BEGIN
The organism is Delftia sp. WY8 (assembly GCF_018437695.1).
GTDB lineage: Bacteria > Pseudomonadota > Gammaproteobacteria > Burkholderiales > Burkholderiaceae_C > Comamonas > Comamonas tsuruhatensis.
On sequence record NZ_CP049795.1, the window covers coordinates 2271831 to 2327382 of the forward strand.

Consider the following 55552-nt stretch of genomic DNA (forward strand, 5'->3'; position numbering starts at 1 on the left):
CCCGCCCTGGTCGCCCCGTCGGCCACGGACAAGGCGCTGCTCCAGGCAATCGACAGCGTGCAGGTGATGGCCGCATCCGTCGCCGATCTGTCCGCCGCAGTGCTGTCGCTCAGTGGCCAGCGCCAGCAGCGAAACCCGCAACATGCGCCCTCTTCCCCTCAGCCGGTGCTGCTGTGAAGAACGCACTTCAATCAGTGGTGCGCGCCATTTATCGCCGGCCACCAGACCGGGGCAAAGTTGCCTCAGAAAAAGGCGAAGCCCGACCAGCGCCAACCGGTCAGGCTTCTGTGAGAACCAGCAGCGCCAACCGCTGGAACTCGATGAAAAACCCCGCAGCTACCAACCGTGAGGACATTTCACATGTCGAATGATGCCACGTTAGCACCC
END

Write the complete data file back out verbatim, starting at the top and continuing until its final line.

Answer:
The organism is Delftia sp. WY8 (assembly GCF_018437695.1).
GTDB lineage: Bacteria > Pseudomonadota > Gammaproteobacteria > Burkholderiales > Burkholderiaceae_C > Comamonas > Comamonas tsuruhatensis.
On sequence record NZ_CP049795.1, the window covers coordinates 2271831 to 2327382 of the forward strand.

Consider the following 55552-nt stretch of genomic DNA (forward strand, 5'->3'; position numbering starts at 1 on the left):
CCCGCCCTGGTCGCCCCGTCGGCCACGGACAAGGCGCTGCTCCAGGCAATCGACAGCGTGCAGGTGATGGCCGCATCCGTCGCCGATCTGTCCGCCGCAGTGCTGTCGCTCAGTGGCCAGCGCCAGCAGCGAAACCCGCAACATGCGCCCTCTTCCCCTCAGCCGGTGCTGCTGTGAAGAACGCACTTCAATCAGTGGTGCGCGCCATTTATCGCCGGCCACCAGACCGGGGCAAAGTTGCCTCAGAAAAAGGCGAAGCCCGACCAGCGCCAACCGGTCAGGCTTCTGTGAGAACCAGCAGCGCCAACCGCTGGAACTCGATGAAAAACCCCGCAGCTACCAACCGTGAGGACATTTCACATGTCGAATGATGCCACGTTAGCACCC